As does this one by Seong-Ah Shin:

Most students called the studio the “ghost room” because of the strange sounds that emanated from that dark corner of the building. However, for me it was the most interesting room in the department, with new sounds and fascinating equipment. (p. 82)

Part Two, Electronic Music in Practice, is comprised of six chapters (chapters 5-10) each dipping into a different conceptual stream of contemporary work. “Interactivity and live computer music” by Sergi Jordà covers the computer as instrument, the composer as instrument builder, and catalogs various means of performance interface and their inherent possibilities/limitations.

Karlheinz Essl’s “Algorithmic composition” presents a useful overview of the field linking pre-computer process musics that involved style rules, serialism, and chance operations to ongoing real-time experimentation. Chapter 7, “Live audiovisuals,” co-authored by Amy Alexander and Nick Collins, examines the complex history of multimedia performance.

Julian Rohruber’s chapter on “Network music” “covers a broad range from collaborative composition environments to sound installations and improvised music ensembles” (p. 140), giving special attention to the history and significance of communications technology in art.

Julio d’Escriván’s chapter, “Sound and the moving image,” addresses electronic music for film, television and video games. Among other points of interest it contains a favorable reappraisal of the importance of Raymond Scott’s innovative commercial music and studio techniques during the 1950s and 1960s and closes with a provocative section entitled “Future media?” The final chapter of Part Two is Nick Collins’ “Musical robots and listening machines.”A subsection entitled “Four interactive improvisation systems”gives detailed profiles of selected composers’ strategies. Other subsections include material on machine listening and accompaniment.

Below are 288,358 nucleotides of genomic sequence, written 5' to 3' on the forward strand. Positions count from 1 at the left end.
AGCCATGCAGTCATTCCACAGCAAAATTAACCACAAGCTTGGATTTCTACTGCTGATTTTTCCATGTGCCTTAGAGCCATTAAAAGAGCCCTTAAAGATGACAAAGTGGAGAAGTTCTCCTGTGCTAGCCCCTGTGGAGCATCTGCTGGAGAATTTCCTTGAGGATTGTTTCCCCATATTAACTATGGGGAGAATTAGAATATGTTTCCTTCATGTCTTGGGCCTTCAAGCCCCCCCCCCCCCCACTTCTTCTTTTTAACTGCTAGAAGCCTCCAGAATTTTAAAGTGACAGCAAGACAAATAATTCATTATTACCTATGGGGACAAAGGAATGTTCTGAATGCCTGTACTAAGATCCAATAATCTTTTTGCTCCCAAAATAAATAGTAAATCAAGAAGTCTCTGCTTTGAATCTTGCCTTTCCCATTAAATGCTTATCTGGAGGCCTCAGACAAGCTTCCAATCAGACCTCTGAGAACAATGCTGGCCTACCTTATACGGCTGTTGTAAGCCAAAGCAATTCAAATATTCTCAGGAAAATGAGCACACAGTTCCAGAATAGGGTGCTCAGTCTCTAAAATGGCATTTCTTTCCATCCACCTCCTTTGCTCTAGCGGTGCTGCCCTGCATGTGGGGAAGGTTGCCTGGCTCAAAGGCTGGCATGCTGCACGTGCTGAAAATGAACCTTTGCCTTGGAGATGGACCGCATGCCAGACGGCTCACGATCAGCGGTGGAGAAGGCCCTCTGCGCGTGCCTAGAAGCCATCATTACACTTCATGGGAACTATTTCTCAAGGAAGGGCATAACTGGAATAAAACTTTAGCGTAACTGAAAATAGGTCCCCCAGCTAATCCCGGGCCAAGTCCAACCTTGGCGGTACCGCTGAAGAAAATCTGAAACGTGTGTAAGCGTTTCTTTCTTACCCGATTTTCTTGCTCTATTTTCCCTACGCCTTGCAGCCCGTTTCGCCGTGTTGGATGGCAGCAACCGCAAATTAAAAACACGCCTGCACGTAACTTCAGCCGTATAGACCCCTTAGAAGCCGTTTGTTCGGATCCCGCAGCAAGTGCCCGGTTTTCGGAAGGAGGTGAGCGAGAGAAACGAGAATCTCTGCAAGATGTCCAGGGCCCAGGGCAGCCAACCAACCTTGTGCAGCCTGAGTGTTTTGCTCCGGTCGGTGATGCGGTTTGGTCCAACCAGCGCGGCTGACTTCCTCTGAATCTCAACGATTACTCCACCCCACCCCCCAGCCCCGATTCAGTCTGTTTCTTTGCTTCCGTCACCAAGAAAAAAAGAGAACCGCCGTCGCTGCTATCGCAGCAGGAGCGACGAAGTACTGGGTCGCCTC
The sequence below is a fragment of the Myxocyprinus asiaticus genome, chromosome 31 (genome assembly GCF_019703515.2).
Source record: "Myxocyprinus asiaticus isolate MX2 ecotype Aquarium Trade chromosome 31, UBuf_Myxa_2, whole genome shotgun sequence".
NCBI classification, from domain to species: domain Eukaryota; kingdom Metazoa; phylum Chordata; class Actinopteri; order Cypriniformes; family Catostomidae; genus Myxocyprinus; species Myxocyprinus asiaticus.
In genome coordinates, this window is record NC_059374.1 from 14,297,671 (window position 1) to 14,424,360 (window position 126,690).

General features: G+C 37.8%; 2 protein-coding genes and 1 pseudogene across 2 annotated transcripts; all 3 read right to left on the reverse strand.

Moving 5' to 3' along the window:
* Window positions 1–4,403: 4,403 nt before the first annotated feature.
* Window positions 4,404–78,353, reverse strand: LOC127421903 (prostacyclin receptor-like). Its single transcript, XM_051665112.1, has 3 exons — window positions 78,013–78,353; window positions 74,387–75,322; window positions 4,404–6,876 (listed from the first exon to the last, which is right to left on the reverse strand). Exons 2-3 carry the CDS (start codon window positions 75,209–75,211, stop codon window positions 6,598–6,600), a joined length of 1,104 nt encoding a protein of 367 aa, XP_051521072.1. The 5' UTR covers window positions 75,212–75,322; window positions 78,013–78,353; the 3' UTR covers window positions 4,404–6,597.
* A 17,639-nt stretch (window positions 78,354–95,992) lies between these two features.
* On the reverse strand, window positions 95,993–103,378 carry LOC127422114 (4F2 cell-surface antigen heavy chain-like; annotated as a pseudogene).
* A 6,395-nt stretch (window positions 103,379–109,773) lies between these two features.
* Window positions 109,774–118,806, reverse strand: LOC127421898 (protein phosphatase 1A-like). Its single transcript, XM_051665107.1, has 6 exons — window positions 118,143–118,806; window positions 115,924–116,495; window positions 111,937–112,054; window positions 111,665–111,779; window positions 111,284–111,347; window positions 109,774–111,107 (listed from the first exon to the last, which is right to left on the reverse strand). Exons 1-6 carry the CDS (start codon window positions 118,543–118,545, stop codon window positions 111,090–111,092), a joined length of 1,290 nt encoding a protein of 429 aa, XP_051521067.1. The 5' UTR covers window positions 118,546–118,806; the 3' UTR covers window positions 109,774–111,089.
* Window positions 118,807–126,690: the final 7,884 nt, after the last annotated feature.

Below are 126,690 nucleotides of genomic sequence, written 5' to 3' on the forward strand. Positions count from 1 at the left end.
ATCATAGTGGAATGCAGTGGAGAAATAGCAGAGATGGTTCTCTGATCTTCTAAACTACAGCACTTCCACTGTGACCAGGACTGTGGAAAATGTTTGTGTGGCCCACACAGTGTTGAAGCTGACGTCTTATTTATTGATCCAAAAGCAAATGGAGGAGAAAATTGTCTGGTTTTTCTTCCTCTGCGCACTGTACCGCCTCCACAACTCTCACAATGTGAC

Part Three, Analysis and Synthesis, contains three chapters. In the first, “Computer generation and manipulation of sounds,”Stefania Serafin provides a well-organized overview of the categories of synthesis techniques and their origins ending with an exploration of future possibilities. In the second, Petri Toiviainen reviews “The psychology of electronic music,”explaining “some of the important aspects of perception and cognition that can be regarded as useful for gaining better understanding of the perception of electronic music” (p. 231).

Natasha Barrett’s substantial finale entitled “Trends in electroacoustic music,” “identifies these trends and their compositional and aesthetic circumstances, forming a springboard for a new composer to the genre” (p. 232).

The main body of text of Electronic Music is preceded by a detailed timeline (beginning with Pythagoras and ending with contemporary video games) that highlights many foundational contributions to and developments in electronic music. Curious readers will welcome the selected discographies and suggestions for further reading that follow many of the chapters, as well as additional notes and a lengthy reference list at the end of the book.

The diversity of topics, accessible format, careful referencing, and the high quality of the contributions to The Cambridge Companion to Electronic Music guarantee that it will be of some interest to nearly every reader of Computer Music Journal.